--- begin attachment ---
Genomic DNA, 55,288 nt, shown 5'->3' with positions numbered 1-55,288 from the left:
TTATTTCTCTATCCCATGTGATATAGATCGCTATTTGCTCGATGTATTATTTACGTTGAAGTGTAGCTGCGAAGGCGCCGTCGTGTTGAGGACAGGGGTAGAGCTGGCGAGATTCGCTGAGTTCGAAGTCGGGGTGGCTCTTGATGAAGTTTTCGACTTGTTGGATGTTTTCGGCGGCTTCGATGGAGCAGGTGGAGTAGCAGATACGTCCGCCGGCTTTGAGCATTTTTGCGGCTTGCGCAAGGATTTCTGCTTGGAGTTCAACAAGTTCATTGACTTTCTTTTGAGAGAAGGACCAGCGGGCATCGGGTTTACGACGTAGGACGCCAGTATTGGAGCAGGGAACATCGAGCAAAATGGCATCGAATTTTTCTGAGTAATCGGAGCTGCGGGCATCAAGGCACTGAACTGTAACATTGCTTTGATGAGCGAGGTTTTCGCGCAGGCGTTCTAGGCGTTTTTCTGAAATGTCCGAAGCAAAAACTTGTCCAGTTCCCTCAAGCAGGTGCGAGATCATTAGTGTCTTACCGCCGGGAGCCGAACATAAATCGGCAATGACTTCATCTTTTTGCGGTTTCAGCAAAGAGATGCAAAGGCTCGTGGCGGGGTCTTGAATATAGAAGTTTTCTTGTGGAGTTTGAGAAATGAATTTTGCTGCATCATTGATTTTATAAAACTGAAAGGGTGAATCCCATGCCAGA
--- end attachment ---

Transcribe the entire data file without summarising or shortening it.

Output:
Genomic DNA, 55,288 nt, shown 5'->3' with positions numbered 1-55,288 from the left:
TTATTTCTCTATCCCATGTGATATAGATCGCTATTTGCTCGATGTATTATTTACGTTGAAGTGTAGCTGCGAAGGCGCCGTCGTGTTGAGGACAGGGGTAGAGCTGGCGAGATTCGCTGAGTTCGAAGTCGGGGTGGCTCTTGATGAAGTTTTCGACTTGTTGGATGTTTTCGGCGGCTTCGATGGAGCAGGTGGAGTAGCAGATACGTCCGCCGGCTTTGAGCATTTTTGCGGCTTGCGCAAGGATTTCTGCTTGGAGTTCAACAAGTTCATTGACTTTCTTTTGAGAGAAGGACCAGCGGGCATCGGGTTTACGACGTAGGACGCCAGTATTGGAGCAGGGAACATCGAGCAAAATGGCATCGAATTTTTCTGAGTAATCGGAGCTGCGGGCATCAAGGCACTGAACTGTAACATTGCTTTGATGAGCGAGGTTTTCGCGCAGGCGTTCTAGGCGTTTTTCTGAAATGTCCGAAGCAAAAACTTGTCCAGTTCCCTCAAGCAGGTGCGAGATCATTAGTGTCTTACCGCCGGGAGCCGAACATAAATCGGCAATGACTTCATCTTTTTGCGGTTTCAGCAAAGAGATGCAAAGGCTCGTGGCGGGGTCTTGAATATAGAAGTTTTCTTGTGGAGTTTGAGAAATGAATTTTGCTGCATCATTGATTTTATAAAACTGAAAGGGTGAATCCCATGCCAGA